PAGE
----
News / South Africa / Health

3 minute read
30 May 2019
1:05 pm

A bare look at bipolar disorder


Stigmas in addition to the unwelcome symptoms associated with bipolar makes the journey more difficult.

Picture: iStock

Samantha Smirin’s Life Interrupted: A Bipolar Memoir is an honest and raw insight into how erratic and difficult it is to adapt to an elusive and complicated mood disorder.

What adds to this is the fact that this memoir is narrated in the late ’80s and early ’90s, at a time when research and medication associated with bipolar and depression were not doing patients any favours.

The frustration expressed is palpable, with manic episodes characterised by rapid writing and depressive episodes marked by a slower pace – something Smirin adds to the book that makes it more relatable to readers.

The memoir tracks Smirin’s life, from being diagnosed with Bipolar Affective Mood Disorder One in 1988 at only 18 years, to dealing with medication changes, psychiatrists, disloyal friends and family and self-doubt.

The book ebbs and flows as she falls in and out of manic episodes, refuses medication, recovers, and falls back into a depressive state.

The reader embarks on this journey with Smirin in such a realistic way that it is as though she is sitting on your couch telling you her life story in person. One of the most morbidly fascinating parts of the book are those moments where Smirin is not even aware that she is in a manic state.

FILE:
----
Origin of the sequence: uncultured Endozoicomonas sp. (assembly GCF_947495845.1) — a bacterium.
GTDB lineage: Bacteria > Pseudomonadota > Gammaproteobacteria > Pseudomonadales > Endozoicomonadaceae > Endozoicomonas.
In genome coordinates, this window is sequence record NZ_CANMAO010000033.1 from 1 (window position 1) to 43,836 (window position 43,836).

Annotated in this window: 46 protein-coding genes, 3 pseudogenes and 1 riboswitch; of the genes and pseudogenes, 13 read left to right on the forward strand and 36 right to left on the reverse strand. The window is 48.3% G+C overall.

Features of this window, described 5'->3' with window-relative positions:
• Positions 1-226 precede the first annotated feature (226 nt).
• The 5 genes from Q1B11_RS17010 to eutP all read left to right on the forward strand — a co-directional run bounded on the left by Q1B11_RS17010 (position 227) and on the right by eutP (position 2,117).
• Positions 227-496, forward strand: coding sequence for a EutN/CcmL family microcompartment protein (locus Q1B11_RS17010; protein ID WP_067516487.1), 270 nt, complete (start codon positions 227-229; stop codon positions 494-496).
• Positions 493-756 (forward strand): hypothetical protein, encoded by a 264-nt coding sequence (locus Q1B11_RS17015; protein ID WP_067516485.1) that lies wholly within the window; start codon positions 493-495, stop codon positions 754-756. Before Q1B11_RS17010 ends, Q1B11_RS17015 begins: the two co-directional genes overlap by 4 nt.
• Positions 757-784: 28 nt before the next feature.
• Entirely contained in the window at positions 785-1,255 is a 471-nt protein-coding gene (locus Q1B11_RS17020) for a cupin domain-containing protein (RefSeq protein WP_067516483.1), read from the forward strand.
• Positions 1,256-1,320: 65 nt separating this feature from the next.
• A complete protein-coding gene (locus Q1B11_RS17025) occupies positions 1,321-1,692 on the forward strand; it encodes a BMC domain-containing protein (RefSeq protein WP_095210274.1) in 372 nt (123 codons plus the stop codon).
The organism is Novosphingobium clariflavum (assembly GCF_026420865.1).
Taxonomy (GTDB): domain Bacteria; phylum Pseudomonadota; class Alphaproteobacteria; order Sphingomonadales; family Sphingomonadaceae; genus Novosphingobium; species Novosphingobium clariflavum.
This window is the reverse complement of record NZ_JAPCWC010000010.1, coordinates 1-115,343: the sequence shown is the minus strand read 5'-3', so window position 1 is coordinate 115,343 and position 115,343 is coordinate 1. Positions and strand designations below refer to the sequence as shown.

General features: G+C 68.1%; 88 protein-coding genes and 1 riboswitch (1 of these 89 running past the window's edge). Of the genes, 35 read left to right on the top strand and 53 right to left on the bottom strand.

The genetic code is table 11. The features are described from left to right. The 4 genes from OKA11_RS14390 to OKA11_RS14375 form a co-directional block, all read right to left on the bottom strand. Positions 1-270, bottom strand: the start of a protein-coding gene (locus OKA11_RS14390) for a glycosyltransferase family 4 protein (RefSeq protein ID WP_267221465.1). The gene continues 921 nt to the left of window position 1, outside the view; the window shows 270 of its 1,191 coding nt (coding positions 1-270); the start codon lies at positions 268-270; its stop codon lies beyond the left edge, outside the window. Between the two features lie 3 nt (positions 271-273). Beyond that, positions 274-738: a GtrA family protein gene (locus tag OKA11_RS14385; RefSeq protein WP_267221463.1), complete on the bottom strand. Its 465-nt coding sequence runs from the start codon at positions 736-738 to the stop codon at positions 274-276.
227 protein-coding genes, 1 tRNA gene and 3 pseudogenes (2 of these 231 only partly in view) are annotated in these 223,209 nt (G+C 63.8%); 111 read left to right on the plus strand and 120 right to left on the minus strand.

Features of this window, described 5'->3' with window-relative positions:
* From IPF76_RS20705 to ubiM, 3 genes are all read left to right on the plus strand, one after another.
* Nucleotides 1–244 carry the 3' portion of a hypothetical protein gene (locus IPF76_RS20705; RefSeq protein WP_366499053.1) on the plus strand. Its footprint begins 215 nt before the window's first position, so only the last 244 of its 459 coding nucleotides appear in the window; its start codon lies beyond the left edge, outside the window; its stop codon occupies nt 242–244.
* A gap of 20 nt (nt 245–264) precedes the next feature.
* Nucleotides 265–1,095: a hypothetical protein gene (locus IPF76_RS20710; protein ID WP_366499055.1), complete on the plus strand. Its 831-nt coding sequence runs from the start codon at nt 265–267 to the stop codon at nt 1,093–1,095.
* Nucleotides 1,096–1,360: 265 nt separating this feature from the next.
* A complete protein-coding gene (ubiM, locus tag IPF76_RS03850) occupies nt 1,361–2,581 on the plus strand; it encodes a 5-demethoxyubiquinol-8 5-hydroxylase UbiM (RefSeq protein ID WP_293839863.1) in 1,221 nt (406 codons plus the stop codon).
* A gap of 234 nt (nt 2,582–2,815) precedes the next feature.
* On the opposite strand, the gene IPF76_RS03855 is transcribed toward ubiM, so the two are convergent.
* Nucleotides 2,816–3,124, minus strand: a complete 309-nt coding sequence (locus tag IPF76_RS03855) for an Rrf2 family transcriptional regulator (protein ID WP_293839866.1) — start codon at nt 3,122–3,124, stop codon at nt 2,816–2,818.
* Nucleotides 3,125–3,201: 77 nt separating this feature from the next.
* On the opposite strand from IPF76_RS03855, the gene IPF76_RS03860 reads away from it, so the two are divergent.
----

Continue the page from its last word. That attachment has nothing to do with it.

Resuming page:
In a recent interview with SABC News, she reveals how her life slowly unravels. The vulnerability revealed in the interview and in Smirin’s memoir is amplified by her admitting that it takes a loved one or psychiatrist to make one realise they are going through a manic or depressive episode.

In fact, she says manic episodes, characterised by emotional highs and bouts of energy, are so enticing that the sufferer will not be aware that this is a manic episode.

The feeling evoked from a bipolar sufferer’s lack of control over their own mind in this regard is a difficult aspect of this disorder that, quite frankly, scared me.

Smirin says she is stable now because she has admitted to having bipolar, and is accepting medication. A large part of the memoir details her intense denial, accompanied by a sense of newfound hope with new medication or a different psychiatrist, which is shoved back into more episodes of denial. It is a long, painful journey that almost crushed her on numerous occasions.

Unfortunately, society is not always compassionate towards bipolar sufferers, which is why Smirin is an advocate for mental health and bipolar awareness. Stigmas in addition to the unwelcome symptoms associated with bipolar makes the journey that much more difficult, something that Smirin is trying to change.

Luckily, a lot has changed in the way of awareness and medication, as well as sensitivity towards bipolar and other disorders and mental illnesses since the ’80s and ’90s, when Smirin’s bipolar first descended on her life.

People, she says, are more compassionate, understanding and educated about bipolar and other disorders than they used to be, but we still have a long way to go.

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